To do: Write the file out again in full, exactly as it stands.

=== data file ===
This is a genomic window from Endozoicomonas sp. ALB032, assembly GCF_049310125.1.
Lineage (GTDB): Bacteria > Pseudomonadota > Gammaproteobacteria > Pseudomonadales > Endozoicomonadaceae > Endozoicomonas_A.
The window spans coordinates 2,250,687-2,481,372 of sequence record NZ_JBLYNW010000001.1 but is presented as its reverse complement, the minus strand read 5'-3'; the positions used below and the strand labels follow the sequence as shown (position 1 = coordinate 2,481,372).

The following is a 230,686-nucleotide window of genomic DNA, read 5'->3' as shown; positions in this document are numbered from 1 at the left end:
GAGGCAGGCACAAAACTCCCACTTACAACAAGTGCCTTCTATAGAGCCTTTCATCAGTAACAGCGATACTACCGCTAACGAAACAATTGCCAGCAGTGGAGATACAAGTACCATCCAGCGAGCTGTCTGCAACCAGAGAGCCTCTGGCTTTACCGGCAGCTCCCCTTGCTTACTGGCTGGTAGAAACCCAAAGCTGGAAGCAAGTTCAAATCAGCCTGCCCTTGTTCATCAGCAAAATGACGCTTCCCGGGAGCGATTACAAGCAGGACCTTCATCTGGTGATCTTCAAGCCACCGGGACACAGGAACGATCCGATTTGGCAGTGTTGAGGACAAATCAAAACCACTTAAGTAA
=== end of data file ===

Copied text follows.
This is a genomic window from Endozoicomonas sp. ALB032, assembly GCF_049310125.1.
Lineage (GTDB): Bacteria > Pseudomonadota > Gammaproteobacteria > Pseudomonadales > Endozoicomonadaceae > Endozoicomonas_A.
The window spans coordinates 2,250,687-2,481,372 of sequence record NZ_JBLYNW010000001.1 but is presented as its reverse complement, the minus strand read 5'-3'; the positions used below and the strand labels follow the sequence as shown (position 1 = coordinate 2,481,372).

The following is a 230,686-nucleotide window of genomic DNA, read 5'->3' as shown; positions in this document are numbered from 1 at the left end:
GAGGCAGGCACAAAACTCCCACTTACAACAAGTGCCTTCTATAGAGCCTTTCATCAGTAACAGCGATACTACCGCTAACGAAACAATTGCCAGCAGTGGAGATACAAGTACCATCCAGCGAGCTGTCTGCAACCAGAGAGCCTCTGGCTTTACCGGCAGCTCCCCTTGCTTACTGGCTGGTAGAAACCCAAAGCTGGAAGCAAGTTCAAATCAGCCTGCCCTTGTTCATCAGCAAAATGACGCTTCCCGGGAGCGATTACAAGCAGGACCTTCATCTGGTGATCTTCAAGCCACCGGGACACAGGAACGATCCGATTTGGCAGTGTTGAGGACAAATCAAAACCACTTAAGTAA